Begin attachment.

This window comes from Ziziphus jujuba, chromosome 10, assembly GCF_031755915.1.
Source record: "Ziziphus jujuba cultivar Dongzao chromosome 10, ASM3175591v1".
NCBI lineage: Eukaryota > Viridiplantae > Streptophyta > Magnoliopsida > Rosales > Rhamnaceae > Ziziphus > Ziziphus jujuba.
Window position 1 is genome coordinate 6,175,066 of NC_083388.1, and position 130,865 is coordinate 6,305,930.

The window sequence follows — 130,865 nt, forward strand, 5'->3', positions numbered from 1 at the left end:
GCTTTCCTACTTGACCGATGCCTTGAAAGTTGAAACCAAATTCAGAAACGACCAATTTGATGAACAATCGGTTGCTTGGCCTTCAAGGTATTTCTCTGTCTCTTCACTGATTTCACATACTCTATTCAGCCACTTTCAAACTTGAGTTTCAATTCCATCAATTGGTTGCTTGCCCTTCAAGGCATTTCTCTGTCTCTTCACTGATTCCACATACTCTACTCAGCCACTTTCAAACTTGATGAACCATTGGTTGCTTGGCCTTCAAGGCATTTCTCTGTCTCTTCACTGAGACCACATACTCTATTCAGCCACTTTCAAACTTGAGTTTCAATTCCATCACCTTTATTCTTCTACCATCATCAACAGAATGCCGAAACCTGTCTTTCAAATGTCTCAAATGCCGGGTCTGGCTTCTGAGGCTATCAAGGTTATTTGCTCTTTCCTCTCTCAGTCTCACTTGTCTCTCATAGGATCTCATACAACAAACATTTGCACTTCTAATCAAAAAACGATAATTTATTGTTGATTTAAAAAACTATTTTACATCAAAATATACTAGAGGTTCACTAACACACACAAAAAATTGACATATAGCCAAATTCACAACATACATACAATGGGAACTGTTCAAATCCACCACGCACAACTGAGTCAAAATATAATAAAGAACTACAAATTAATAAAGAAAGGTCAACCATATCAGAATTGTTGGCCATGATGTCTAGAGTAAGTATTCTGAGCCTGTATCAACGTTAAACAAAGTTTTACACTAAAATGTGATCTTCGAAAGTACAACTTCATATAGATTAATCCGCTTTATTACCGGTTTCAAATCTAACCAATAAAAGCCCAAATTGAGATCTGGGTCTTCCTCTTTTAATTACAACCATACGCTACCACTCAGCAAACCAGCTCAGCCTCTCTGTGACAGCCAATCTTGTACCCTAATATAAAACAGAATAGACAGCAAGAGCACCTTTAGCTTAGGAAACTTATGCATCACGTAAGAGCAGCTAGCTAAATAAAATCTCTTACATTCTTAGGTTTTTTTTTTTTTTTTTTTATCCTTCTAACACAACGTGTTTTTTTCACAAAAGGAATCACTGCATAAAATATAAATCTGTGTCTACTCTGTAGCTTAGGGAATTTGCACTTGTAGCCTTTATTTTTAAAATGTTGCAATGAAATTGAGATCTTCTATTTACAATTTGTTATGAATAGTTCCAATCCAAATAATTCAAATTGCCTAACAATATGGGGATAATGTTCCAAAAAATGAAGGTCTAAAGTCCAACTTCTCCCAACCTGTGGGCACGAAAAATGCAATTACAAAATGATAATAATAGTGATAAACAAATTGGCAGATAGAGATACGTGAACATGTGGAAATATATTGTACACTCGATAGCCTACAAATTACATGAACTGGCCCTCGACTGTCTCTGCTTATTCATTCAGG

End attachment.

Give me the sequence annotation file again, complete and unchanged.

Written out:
This window comes from Ziziphus jujuba, chromosome 10, assembly GCF_031755915.1.
Source record: "Ziziphus jujuba cultivar Dongzao chromosome 10, ASM3175591v1".
NCBI lineage: Eukaryota > Viridiplantae > Streptophyta > Magnoliopsida > Rosales > Rhamnaceae > Ziziphus > Ziziphus jujuba.
Window position 1 is genome coordinate 6,175,066 of NC_083388.1, and position 130,865 is coordinate 6,305,930.

The window sequence follows — 130,865 nt, forward strand, 5'->3', positions numbered from 1 at the left end:
GCTTTCCTACTTGACCGATGCCTTGAAAGTTGAAACCAAATTCAGAAACGACCAATTTGATGAACAATCGGTTGCTTGGCCTTCAAGGTATTTCTCTGTCTCTTCACTGATTTCACATACTCTATTCAGCCACTTTCAAACTTGAGTTTCAATTCCATCAATTGGTTGCTTGCCCTTCAAGGCATTTCTCTGTCTCTTCACTGATTCCACATACTCTACTCAGCCACTTTCAAACTTGATGAACCATTGGTTGCTTGGCCTTCAAGGCATTTCTCTGTCTCTTCACTGAGACCACATACTCTATTCAGCCACTTTCAAACTTGAGTTTCAATTCCATCACCTTTATTCTTCTACCATCATCAACAGAATGCCGAAACCTGTCTTTCAAATGTCTCAAATGCCGGGTCTGGCTTCTGAGGCTATCAAGGTTATTTGCTCTTTCCTCTCTCAGTCTCACTTGTCTCTCATAGGATCTCATACAACAAACATTTGCACTTCTAATCAAAAAACGATAATTTATTGTTGATTTAAAAAACTATTTTACATCAAAATATACTAGAGGTTCACTAACACACACAAAAAATTGACATATAGCCAAATTCACAACATACATACAATGGGAACTGTTCAAATCCACCACGCACAACTGAGTCAAAATATAATAAAGAACTACAAATTAATAAAGAAAGGTCAACCATATCAGAATTGTTGGCCATGATGTCTAGAGTAAGTATTCTGAGCCTGTATCAACGTTAAACAAAGTTTTACACTAAAATGTGATCTTCGAAAGTACAACTTCATATAGATTAATCCGCTTTATTACCGGTTTCAAATCTAACCAATAAAAGCCCAAATTGAGATCTGGGTCTTCCTCTTTTAATTACAACCATACGCTACCACTCAGCAAACCAGCTCAGCCTCTCTGTGACAGCCAATCTTGTACCCTAATATAAAACAGAATAGACAGCAAGAGCACCTTTAGCTTAGGAAACTTATGCATCACGTAAGAGCAGCTAGCTAAATAAAATCTCTTACATTCTTAGGTTTTTTTTTTTTTTTTTTTATCCTTCTAACACAACGTGTTTTTTTCACAAAAGGAATCACTGCATAAAATATAAATCTGTGTCTACTCTGTAGCTTAGGGAATTTGCACTTGTAGCCTTTATTTTTAAAATGTTGCAATGAAATTGAGATCTTCTATTTACAATTTGTTATGAATAGTTCCAATCCAAATAATTCAAATTGCCTAACAATATGGGGATAATGTTCCAAAAAATGAAGGTCTAAAGTCCAACTTCTCCCAACCTGTGGGCACGAAAAATGCAATTACAAAATGATAATAATAGTGATAAACAAATTGGCAGATAGAGATACGTGAACATGTGGAAATATATTGTACACTCGATAGCCTACAAATTACATGAACTGGCCCTCGACTGTCTCTGCTTATTCATTCAGG